The WHO is also warning countries, including those in the Caribbean of the dire environmental impact of tobacco production, distribution and waste.
It said that tougher measures were needed to rein in tobacco use and urged countries to ban smoking in the workplace and indoor public spaces, outlaw marketing of tobacco products and hike cigarette prices.
“Tobacco threatens us all. Tobacco exacerbates poverty, reduces economic productivity, contributes to poor household food choices, and pollutes indoor air,” WHO director general Margaret Chan said in a statement.
In a report, the WHO warned that the annual death toll of seven million people had jumped from four million at the turn of the century, making tobacco the world’s single biggest cause of preventable death.
“By 2030, more than 80 per cent of the deaths will occur in developing countries, which have been increasingly targeted by tobacco companies seeking new markets to circumvent tightening regulation in developed nations,” the report warned.
It said that tobacco use also brings an economic cost with the WHO estimating that it drains more than US$1.4 trillion from households and governments each year in healthcare expenditures and lost productivity, or nearly two per cent of the global gross domestic product.
In addition to the health and economic costs linked to smoking, the WHO report also examined the environmental impact of everything from tobacco production to the cigarette butts and other waste produced by smokers.
“From start to finish, the tobacco life cycle is an overwhelmingly polluting and damaging process,” WHO Assistant Director-General Oleg Chestnov said in the report.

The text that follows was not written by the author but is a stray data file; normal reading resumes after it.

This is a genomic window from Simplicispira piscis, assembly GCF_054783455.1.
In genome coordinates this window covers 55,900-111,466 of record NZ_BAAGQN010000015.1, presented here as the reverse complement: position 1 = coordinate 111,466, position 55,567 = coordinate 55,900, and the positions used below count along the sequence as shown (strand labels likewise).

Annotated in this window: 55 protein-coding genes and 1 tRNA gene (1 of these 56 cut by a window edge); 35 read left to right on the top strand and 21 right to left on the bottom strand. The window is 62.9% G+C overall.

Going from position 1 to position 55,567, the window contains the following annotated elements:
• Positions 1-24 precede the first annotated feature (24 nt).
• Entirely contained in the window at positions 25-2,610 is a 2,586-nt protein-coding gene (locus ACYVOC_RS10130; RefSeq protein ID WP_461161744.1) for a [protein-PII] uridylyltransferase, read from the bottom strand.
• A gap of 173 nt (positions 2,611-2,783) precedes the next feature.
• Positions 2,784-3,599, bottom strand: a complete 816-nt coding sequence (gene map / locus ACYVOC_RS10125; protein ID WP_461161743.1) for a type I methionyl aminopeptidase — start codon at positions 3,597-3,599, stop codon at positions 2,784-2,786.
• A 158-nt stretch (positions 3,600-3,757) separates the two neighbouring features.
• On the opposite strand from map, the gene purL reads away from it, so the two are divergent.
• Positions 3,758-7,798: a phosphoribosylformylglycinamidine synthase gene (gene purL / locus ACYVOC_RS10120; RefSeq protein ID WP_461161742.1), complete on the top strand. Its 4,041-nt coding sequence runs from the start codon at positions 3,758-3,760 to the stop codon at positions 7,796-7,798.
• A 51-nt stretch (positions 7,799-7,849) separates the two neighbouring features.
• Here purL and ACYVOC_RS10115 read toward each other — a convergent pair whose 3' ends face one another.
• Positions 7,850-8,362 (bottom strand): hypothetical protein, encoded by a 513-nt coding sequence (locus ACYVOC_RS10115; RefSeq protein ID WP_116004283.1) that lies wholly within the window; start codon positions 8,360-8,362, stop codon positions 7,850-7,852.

The report detailed how growing tobacco often requires large quantities of fertilisers and pesticides, and it warned that tobacco farming had become the main cause of deforestation in several countries.
The report estimates that the industry emits nearly four million tonnes of carbon dioxide equivalent annually, the same as around three million transatlantic flights. And waste from the process contains over 7,000 toxic chemicals that poison the environment, including human carcinogens, WHO said.
Once in the hands of the consumer, tobacco smoke emissions spewed thousands of tonnes of human carcinogens, toxic substances and greenhouse gases into the environment.
WHO said cigarette butts and other tobacco waste make up the largest number of individual pieces of litter in the world and urged governments to take strong measures to rein in tobacco use.